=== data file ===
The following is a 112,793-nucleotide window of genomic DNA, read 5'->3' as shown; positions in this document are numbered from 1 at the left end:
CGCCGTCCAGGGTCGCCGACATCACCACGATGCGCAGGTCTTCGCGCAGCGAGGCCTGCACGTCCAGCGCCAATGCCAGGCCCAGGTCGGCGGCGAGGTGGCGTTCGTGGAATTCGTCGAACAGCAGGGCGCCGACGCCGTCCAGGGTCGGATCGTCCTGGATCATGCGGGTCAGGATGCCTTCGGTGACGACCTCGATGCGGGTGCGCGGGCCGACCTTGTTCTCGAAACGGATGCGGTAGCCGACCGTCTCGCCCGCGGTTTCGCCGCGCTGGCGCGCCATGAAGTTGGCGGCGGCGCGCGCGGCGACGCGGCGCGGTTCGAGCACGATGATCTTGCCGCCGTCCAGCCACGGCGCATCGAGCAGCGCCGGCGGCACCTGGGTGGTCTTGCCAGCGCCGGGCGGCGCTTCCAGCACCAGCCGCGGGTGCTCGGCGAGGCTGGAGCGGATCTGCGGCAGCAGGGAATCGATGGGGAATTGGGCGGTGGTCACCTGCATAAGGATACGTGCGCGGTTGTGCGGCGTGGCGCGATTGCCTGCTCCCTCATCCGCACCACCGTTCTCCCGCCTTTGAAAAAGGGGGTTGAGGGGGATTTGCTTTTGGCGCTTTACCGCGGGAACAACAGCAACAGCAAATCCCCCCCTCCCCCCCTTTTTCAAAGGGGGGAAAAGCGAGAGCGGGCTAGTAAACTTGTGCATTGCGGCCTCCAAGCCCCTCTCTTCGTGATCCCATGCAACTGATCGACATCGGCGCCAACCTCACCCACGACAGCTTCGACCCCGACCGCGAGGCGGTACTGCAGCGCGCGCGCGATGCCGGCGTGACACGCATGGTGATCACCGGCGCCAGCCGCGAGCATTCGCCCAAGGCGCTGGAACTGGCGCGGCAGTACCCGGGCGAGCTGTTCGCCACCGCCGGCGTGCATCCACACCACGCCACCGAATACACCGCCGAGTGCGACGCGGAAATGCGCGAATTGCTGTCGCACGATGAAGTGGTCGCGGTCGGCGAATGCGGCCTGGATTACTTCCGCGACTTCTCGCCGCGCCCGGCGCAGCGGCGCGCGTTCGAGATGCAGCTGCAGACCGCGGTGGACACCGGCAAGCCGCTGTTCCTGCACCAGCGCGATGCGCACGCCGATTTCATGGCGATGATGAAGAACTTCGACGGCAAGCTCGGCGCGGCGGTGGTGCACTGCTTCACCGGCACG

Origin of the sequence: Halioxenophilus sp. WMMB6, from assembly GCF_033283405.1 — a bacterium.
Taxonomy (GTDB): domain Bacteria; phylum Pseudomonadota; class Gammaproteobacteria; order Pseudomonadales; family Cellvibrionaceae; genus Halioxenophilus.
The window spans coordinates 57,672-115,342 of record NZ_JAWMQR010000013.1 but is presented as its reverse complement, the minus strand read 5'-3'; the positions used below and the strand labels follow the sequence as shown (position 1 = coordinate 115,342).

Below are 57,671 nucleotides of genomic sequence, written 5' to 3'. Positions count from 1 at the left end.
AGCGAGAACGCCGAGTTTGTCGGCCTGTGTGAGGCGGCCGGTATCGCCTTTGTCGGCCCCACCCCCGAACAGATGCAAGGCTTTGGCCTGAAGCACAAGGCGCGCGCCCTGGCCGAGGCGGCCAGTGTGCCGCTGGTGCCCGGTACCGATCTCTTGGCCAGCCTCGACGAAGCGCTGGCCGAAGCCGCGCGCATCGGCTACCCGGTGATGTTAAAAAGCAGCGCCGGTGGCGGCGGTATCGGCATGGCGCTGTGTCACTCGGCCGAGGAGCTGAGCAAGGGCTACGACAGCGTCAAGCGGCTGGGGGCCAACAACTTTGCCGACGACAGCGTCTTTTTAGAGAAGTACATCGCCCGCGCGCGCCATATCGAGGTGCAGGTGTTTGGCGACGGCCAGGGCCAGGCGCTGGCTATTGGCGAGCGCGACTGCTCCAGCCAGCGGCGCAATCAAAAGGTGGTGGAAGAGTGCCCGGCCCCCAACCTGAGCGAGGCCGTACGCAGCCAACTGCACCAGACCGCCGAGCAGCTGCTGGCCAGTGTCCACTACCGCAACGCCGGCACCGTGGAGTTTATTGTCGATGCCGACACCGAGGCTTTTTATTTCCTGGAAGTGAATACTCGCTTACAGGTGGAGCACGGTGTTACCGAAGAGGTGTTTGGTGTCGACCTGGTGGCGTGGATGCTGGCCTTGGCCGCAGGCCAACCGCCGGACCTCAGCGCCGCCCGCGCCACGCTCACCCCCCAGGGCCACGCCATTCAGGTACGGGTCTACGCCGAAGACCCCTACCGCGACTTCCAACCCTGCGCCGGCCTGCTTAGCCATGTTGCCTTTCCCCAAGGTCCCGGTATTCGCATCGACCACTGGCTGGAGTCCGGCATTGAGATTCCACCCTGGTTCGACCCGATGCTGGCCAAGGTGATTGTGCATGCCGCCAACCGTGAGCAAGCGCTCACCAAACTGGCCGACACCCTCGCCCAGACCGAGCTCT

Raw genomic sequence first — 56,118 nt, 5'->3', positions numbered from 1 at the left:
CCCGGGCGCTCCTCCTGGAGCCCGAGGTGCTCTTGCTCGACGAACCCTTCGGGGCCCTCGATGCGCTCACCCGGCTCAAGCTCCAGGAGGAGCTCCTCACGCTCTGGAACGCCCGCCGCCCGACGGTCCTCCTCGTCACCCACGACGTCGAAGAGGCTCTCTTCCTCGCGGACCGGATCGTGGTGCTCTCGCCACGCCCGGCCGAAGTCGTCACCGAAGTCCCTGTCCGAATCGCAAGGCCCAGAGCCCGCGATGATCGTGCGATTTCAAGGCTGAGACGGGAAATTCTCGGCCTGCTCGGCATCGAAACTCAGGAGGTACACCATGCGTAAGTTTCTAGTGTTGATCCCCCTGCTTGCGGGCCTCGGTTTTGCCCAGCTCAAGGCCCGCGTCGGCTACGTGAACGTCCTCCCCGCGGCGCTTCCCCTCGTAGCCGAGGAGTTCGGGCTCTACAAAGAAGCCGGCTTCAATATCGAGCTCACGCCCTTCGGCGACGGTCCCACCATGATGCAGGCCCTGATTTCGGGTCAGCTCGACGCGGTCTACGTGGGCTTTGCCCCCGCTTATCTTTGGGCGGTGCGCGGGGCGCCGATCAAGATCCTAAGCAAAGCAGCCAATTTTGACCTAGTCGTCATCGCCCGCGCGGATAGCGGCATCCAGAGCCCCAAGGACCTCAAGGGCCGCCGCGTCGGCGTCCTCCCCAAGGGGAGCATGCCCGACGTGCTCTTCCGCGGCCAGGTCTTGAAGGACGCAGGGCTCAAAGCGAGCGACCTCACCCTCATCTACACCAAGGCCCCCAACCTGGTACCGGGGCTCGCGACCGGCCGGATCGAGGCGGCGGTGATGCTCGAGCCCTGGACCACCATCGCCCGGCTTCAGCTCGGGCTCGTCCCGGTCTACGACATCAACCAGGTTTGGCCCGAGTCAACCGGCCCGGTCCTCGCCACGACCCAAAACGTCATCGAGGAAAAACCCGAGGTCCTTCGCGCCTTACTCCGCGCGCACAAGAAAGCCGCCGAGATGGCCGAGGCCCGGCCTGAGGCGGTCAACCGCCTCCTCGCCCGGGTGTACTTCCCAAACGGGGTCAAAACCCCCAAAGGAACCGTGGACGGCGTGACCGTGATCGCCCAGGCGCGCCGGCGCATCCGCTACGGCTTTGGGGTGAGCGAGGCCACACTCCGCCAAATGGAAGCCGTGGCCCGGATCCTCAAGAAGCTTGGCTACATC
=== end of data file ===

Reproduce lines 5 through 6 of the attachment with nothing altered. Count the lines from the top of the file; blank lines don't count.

The window spans coordinates 57,672-115,342 of record NZ_JAWMQR010000013.1 but is presented as its reverse complement, the minus strand read 5'-3'; the positions used below and the strand labels follow the sequence as shown (position 1 = coordinate 115,342).

Below are 57,671 nucleotides of genomic sequence, written 5' to 3'. Positions count from 1 at the left end.